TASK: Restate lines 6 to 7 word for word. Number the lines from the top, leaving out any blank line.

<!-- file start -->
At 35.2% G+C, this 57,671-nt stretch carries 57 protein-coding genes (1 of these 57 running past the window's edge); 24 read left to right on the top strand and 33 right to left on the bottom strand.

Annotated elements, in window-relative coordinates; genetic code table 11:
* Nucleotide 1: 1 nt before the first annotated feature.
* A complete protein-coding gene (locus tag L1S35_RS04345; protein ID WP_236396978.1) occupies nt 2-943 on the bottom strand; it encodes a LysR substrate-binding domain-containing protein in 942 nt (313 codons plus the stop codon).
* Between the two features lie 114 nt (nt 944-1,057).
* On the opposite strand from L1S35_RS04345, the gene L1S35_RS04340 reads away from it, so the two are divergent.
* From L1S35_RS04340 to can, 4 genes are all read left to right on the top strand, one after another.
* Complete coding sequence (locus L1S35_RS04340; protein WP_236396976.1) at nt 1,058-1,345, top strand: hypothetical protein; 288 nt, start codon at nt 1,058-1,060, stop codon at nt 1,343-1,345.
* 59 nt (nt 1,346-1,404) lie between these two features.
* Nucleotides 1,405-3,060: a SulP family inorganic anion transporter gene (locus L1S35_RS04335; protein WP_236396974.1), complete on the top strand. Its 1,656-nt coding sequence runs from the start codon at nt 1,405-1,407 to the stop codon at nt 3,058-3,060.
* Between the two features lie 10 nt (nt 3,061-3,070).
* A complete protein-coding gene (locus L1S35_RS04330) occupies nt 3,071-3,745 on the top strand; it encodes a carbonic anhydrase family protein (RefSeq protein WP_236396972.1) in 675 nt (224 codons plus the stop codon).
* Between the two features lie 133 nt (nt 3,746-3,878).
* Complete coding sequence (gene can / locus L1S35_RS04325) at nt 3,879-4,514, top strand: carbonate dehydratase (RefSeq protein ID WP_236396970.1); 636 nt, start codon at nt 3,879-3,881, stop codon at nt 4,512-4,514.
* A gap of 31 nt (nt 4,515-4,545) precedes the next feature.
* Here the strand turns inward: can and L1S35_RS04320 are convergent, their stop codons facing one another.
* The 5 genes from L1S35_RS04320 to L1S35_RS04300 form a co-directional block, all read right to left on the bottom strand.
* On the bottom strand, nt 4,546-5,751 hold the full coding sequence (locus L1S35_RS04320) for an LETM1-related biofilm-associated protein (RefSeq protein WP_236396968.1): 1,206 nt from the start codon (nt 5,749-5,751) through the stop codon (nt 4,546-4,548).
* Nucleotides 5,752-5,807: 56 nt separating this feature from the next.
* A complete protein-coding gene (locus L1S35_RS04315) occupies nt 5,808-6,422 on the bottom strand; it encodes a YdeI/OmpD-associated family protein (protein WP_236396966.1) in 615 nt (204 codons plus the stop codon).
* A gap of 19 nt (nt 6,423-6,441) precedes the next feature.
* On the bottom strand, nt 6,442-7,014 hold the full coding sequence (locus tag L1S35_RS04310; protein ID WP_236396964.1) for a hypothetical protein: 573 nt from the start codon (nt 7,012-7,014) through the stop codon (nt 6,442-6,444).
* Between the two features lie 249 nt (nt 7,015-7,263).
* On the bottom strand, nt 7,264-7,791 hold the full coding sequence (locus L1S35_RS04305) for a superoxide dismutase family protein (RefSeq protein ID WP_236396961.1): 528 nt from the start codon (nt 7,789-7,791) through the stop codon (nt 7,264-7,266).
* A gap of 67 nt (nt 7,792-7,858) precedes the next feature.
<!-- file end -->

* On the opposite strand from L1S35_RS04345, the gene L1S35_RS04340 reads away from it, so the two are divergent.
* From L1S35_RS04340 to can, 4 genes are all read left to right on the top strand, one after another.